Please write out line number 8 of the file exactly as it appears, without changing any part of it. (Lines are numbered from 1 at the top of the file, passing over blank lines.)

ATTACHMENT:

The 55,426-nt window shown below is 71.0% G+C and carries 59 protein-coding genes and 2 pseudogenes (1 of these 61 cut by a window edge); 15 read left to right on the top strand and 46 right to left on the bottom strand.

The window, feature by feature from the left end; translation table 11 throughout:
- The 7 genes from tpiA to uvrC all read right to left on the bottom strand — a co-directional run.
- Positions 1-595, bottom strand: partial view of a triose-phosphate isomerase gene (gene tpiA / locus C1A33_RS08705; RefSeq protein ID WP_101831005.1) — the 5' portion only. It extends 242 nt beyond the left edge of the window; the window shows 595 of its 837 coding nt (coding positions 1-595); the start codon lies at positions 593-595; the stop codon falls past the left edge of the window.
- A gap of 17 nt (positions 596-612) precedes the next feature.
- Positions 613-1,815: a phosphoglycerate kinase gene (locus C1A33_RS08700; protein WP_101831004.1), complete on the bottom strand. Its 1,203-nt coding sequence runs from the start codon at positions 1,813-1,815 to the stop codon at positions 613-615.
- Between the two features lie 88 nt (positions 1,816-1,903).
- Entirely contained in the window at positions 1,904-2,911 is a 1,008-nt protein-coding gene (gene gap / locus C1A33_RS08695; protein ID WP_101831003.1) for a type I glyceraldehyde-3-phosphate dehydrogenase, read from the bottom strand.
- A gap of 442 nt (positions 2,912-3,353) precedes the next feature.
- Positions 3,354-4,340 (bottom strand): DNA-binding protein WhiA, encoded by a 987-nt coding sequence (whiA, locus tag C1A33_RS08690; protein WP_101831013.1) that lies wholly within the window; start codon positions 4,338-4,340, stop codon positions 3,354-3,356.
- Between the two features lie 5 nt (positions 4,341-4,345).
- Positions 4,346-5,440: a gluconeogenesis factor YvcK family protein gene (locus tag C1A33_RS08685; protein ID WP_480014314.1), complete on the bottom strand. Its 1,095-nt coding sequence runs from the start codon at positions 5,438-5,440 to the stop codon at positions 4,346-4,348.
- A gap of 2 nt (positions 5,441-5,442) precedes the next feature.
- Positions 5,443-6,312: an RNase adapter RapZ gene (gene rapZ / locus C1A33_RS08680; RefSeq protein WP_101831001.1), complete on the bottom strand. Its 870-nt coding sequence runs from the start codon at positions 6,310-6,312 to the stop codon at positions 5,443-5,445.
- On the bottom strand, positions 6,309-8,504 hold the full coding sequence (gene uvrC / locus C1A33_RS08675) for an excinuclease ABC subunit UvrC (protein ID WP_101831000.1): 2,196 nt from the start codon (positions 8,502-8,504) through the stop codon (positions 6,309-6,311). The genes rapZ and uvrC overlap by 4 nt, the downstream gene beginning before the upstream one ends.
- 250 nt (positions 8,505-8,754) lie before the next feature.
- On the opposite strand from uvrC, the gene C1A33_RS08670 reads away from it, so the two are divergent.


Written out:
- Entirely contained in the window at positions 1,904-2,911 is a 1,008-nt protein-coding gene (gene gap / locus C1A33_RS08695; protein ID WP_101831003.1) for a type I glyceraldehyde-3-phosphate dehydrogenase, read from the bottom strand.